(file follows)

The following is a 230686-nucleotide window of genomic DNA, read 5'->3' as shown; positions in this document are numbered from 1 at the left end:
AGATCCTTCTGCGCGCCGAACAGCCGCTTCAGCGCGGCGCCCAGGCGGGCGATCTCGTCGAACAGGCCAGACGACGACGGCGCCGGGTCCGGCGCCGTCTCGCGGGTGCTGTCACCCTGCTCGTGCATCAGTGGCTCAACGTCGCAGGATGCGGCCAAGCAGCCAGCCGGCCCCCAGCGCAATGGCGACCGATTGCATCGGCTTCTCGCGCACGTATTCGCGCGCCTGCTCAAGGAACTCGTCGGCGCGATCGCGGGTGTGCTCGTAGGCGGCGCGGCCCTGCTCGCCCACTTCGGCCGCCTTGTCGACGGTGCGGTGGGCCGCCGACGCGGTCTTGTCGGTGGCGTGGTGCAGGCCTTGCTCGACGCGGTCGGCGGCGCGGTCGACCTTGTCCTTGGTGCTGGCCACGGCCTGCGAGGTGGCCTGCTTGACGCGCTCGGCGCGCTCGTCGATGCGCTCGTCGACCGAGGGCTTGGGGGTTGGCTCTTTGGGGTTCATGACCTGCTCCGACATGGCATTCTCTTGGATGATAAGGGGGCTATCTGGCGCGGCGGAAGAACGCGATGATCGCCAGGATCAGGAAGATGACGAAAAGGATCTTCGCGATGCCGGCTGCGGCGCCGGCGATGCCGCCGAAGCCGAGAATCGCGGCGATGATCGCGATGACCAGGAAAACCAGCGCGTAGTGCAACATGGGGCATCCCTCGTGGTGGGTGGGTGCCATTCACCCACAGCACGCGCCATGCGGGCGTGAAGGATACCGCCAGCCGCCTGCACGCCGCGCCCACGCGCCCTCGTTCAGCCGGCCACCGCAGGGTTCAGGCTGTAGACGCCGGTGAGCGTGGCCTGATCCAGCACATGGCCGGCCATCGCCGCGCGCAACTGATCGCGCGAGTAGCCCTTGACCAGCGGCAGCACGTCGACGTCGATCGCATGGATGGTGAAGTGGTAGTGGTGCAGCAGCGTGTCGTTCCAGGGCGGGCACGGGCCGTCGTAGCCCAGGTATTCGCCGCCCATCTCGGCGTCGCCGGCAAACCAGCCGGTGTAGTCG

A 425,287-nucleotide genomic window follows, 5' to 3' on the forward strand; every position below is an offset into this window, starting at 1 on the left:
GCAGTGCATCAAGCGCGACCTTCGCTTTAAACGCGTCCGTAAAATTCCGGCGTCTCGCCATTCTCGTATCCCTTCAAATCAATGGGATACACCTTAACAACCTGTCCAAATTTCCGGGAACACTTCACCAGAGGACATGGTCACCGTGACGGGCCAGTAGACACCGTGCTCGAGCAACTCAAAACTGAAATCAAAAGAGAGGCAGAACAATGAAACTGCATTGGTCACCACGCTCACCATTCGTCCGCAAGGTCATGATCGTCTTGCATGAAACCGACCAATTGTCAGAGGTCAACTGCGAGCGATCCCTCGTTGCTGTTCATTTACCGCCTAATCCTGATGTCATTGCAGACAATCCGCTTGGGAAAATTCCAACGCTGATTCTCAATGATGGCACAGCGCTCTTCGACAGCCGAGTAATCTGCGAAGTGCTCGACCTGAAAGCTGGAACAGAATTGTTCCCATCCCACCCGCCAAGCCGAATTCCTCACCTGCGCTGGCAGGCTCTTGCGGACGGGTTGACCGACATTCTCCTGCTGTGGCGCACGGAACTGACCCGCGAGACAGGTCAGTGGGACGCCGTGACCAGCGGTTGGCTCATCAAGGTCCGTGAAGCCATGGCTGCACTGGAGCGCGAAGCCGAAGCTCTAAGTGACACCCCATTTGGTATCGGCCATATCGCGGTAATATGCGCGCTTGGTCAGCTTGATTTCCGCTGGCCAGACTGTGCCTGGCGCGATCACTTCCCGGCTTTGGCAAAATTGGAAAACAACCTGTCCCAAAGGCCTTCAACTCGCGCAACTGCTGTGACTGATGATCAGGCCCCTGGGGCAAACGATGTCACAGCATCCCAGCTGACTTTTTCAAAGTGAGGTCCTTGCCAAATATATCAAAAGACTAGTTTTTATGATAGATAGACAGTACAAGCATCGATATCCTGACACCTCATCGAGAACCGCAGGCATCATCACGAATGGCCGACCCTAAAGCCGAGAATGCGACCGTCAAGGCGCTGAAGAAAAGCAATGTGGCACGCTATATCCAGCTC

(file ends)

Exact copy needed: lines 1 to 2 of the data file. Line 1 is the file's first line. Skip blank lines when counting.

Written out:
The following is a 230686-nucleotide window of genomic DNA, read 5'->3' as shown; positions in this document are numbered from 1 at the left end:
AGATCCTTCTGCGCGCCGAACAGCCGCTTCAGCGCGGCGCCCAGGCGGGCGATCTCGTCGAACAGGCCAGACGACGACGGCGCCGGGTCCGGCGCCGTCTCGCGGGTGCTGTCACCCTGCTCGTGCATCAGTGGCTCAACGTCGCAGGATGCGGCCAAGCAGCCAGCCGGCCCCCAGCGCAATGGCGACCGATTGCATCGGCTTCTCGCGCACGTATTCGCGCGCCTGCTCAAGGAACTCGTCGGCGCGATCGCGGGTGTGCTCGTAGGCGGCGCGGCCCTGCTCGCCCACTTCGGCCGCCTTGTCGACGGTGCGGTGGGCCGCCGACGCGGTCTTGTCGGTGGCGTGGTGCAGGCCTTGCTCGACGCGGTCGGCGGCGCGGTCGACCTTGTCCTTGGTGCTGGCCACGGCCTGCGAGGTGGCCTGCTTGACGCGCTCGGCGCGCTCGTCGATGCGCTCGTCGACCGAGGGCTTGGGGGTTGGCTCTTTGGGGTTCATGACCTGCTCCGACATGGCATTCTCTTGGATGATAAGGGGGCTATCTGGCGCGGCGGAAGAACGCGATGATCGCCAGGATCAGGAAGATGACGAAAAGGATCTTCGCGATGCCGGCTGCGGCGCCGGCGATGCCGCCGAAGCCGAGAATCGCGGCGATGATCGCGATGACCAGGAAAACCAGCGCGTAGTGCAACATGGGGCATCCCTCGTGGTGGGTGGGTGCCATTCACCCACAGCACGCGCCATGCGGGCGTGAAGGATACCGCCAGCCGCCTGCACGCCGCGCCCACGCGCCCTCGTTCAGCCGGCCACCGCAGGGTTCAGGCTGTAGACGCCGGTGAGCGTGGCCTGATCCAGCACATGGCCGGCCATCGCCGCGCGCAACTGATCGCGCGAGTAGCCCTTGACCAGCGGCAGCACGTCGACGTCGATCGCATGGATGGTGAAGTGGTAGTGGTGCAGCAGCGTGTCGTTCCAGGGCGGGCACGGGCCGTCGTAGCCCAGGTATTCGCCGCCCATCTCGGCGTCGCCGGCAAACCAGCCGGTGTAGTCG